09. Eating on Erev Yom Kippur

There is a mitzva to eat heartily on Erev Yom Kippur (SA 604:1), and according to most poskim, the mitzva is of Torah origin (MA and MB 604:1). The Sages said, “One who eats and drinks on the ninth [of Tishrei] – the Torah considers it as though he fasted on the ninth and tenth” (Yoma 81b). Even though fasting is harder than eating, God wants to increase our reward, so He considers our eating on the ninth as if it were fasting.[4]

The reason for this mitzva is to prepare for the fast (Rashi) and to have the strength to pray properly on Yom Kippur (Sha’arei Teshuva 4:10). Therefore, one should eat heartily especially at the se’uda ha-mafseket, the last meal before the fast. This mitzva also expresses God’s love for us. He commands us to fast only one day a year to atone for our sins, but out of His abundant concern for our well-being, He commands us to eat and drink before the fast so that we will have the strength to get through it unharmed (Rosh; Tur OḤ 604). According to another view, even though eating before the fast is helpful physiologically, it has an element of inui (affliction), as it is difficult to transition from the pleasure of eating to the challenge of fasting (Shibolei Ha-leket; AHS 604:4).

Additionally, excessive eating is indeed an inui from the perspective of human spirituality, as it places an emphasis on the body. This, then, is precisely the point of the mitzva – to purify and improve the body as well as the soul, for perfect service of God is with the body and soul together. On the one hand, we must be wary of the evil inclination, which draws a person toward physical desires. On the other hand, we should not conclude that holiness is revealed only when the soul is alienated from the body and the physical world. It is specifically by highlighting the sacred value of physical enjoyment on Erev Yom Kippur that we can wholly repent on Yom Kippur (Shlah, Masekhet Yoma, Torah Or §136).

There is another important reason for eating on the ninth. All the Torah’s commandments must be undertaken with wholehearted joy, which includes physical enjoyment. Certainly, the mitzva of repentance should be done joyfully, since through it we are purged of all our sins – sins which demean us and depress our spirits. For this reason, Yom Kippur is a Yom Tov, which deserves to be celebrated with food and drink. However, while repenting, open joy is inappropriate, as one of the main components of repentance is sorrow and regret – which is why Yom Kippur is a fast day. We are therefore commanded to give physical expression to the joy of the mitzva of repentance on Erev Yom Kippur. Thus, we can repent completely on Yom Kippur, despite the somber nature of the day (Sha’arei Teshuva 4:8; R. Moshe Cordovero).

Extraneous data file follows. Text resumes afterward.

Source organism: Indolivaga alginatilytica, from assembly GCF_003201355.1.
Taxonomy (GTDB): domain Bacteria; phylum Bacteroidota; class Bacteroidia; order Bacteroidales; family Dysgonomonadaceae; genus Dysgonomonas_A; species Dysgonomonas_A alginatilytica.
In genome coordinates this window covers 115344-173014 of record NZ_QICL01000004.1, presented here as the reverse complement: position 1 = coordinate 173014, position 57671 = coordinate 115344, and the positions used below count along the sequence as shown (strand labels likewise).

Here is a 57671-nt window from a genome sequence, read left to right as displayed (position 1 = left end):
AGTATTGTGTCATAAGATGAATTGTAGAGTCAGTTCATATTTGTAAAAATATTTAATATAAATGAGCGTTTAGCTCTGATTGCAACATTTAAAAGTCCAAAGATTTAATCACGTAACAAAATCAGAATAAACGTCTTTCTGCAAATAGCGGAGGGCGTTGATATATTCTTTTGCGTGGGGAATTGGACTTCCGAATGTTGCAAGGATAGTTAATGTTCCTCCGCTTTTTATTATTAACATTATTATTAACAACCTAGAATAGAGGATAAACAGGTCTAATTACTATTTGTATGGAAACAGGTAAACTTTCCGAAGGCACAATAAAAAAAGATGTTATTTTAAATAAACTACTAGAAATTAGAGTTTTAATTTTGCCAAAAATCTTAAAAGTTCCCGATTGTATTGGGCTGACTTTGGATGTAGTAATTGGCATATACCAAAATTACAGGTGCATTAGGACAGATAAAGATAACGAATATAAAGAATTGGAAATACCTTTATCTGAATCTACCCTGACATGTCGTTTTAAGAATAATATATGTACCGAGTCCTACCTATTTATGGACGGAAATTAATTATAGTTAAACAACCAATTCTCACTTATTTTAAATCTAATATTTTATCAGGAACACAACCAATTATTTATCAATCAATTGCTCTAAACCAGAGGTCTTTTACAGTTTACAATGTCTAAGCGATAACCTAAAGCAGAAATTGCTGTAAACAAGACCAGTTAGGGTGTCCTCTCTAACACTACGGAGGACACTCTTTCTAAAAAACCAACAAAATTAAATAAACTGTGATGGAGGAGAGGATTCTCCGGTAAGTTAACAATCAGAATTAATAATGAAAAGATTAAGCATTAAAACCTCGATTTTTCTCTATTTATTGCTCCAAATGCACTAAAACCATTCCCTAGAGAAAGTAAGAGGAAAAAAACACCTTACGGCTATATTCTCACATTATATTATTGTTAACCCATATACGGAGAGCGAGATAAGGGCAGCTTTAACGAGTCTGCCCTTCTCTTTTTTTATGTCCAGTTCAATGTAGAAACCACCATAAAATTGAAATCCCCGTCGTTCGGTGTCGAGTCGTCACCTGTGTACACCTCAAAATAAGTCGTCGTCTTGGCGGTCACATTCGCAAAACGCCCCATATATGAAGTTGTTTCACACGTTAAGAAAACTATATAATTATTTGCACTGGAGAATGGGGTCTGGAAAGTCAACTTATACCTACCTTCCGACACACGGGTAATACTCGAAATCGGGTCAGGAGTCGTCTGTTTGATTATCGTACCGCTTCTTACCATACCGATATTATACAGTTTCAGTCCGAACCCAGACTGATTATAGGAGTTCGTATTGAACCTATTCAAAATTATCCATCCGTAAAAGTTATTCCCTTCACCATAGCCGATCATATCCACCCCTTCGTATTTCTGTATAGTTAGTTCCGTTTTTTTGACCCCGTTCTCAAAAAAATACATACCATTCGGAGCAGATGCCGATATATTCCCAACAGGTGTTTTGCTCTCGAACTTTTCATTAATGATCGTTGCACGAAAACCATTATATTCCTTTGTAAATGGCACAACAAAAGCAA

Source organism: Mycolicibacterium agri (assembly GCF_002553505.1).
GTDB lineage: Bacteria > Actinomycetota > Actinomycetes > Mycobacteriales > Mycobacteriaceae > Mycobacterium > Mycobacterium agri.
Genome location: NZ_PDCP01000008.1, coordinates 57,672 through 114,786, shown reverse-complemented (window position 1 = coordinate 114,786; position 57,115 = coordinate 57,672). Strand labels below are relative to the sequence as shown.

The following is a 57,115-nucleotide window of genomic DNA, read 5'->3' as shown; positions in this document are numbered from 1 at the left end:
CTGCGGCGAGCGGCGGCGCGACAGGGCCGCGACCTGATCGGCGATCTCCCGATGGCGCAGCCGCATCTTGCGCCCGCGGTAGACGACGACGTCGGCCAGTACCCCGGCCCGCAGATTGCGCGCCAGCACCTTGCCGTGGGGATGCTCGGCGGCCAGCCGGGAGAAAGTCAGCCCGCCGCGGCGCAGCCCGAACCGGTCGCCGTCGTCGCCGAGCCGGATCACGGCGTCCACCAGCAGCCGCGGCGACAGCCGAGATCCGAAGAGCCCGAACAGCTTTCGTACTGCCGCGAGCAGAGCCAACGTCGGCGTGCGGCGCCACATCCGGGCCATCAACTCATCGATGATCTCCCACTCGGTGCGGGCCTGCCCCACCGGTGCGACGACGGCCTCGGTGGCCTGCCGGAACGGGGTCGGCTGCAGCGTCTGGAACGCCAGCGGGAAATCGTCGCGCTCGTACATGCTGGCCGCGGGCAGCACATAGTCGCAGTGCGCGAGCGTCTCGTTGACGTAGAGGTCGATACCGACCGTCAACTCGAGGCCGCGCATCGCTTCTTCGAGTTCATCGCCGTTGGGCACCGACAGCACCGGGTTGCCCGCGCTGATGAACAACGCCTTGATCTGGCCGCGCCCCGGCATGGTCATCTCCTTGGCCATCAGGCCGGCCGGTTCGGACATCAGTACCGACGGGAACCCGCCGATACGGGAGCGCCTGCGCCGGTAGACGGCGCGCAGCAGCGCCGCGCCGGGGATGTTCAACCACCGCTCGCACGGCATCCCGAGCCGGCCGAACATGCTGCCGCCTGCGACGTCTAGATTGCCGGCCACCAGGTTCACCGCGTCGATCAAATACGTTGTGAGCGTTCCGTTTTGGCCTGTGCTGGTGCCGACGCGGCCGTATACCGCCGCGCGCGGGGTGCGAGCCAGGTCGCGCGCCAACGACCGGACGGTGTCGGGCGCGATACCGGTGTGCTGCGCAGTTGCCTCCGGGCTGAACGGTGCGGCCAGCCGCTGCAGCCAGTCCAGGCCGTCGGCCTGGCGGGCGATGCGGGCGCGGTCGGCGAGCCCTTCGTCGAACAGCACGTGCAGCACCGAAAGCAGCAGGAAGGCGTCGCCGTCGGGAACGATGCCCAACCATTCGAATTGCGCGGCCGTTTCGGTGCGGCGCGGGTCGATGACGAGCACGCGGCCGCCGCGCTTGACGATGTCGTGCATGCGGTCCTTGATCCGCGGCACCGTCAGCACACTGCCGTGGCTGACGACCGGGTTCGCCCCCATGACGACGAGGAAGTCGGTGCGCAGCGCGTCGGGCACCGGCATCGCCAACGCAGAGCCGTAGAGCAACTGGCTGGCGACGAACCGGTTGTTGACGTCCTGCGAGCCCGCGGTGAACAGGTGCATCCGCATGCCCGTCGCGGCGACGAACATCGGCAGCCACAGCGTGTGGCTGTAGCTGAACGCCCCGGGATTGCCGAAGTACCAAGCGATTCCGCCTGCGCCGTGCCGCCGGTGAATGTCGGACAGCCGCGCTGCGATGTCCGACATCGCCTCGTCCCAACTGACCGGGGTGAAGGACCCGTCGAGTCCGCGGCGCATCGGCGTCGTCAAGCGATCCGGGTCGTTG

This mitzva entails eating and drinking more than usual. Some say that on Erev Yom Kippur one should eat two days’ worth of food. Lekhatḥila, one should eat at least one bread-based meal; many have two such meals. (See MB 608:18; Kaf Ha-ḥayim 604:2.) Arizal says that eating for the sake of heaven on Erev Yom Kippur allows a person to make up for any spiritual imperfection connected with his eating during the year. This eating is so important that one should study less Torah to fulfill this mitzva maximally (MA 604).

Even though there is a mitzva to eat and drink large amounts, one should eat light, easy to digest foods, rather than heavy ones. We must also be careful not to get drunk, as prayer requires sobriety (SA 608:4; MB ad loc. 18).

The primary mitzva is to eat during the day, not the preceding night (Vilna Gaon; AHS 604:5). Still, several poskim write that eating at night is something of a mitzva as well (Baḥ; Birkei Yosef).

Even if one is exempt from fasting (e.g., one is dangerously ill), there is a mitzva to eat on Erev Yom Kippur, to express the joy of the day and the joy of the mitzva (Ketav Sofer OḤ §112). If he does not have the strength to eat very much, he should at least be careful not to fast, as fasting on Erev Yom Kippur is prohibited, even for those trying to neutralize a bad dream (Rema 604:1). Someone who eats even a small amount of food (the volume of a kotevet, a large date) or drinks a small amount of liquid (a cheek-full) is no longer considered to be fasting (Minḥat Ḥinukh 313:15).


[4]. The Torah says, “The tenth day of this seventh month is the Day of Atonement…you shall afflict yourselves” (Vayikra 23:27). A few verses later, we read, “You shall afflict yourselves on the ninth day of the month” (ibid. 32). Didn’t we just read that the fast is on the tenth? Rather, the second verse teaches that there is a mitzva on the ninth to prepare for the fast by eating and drinking. We thus learn that one who eats on the ninth in preparation for the fast is considered to have fasted on the ninth, too.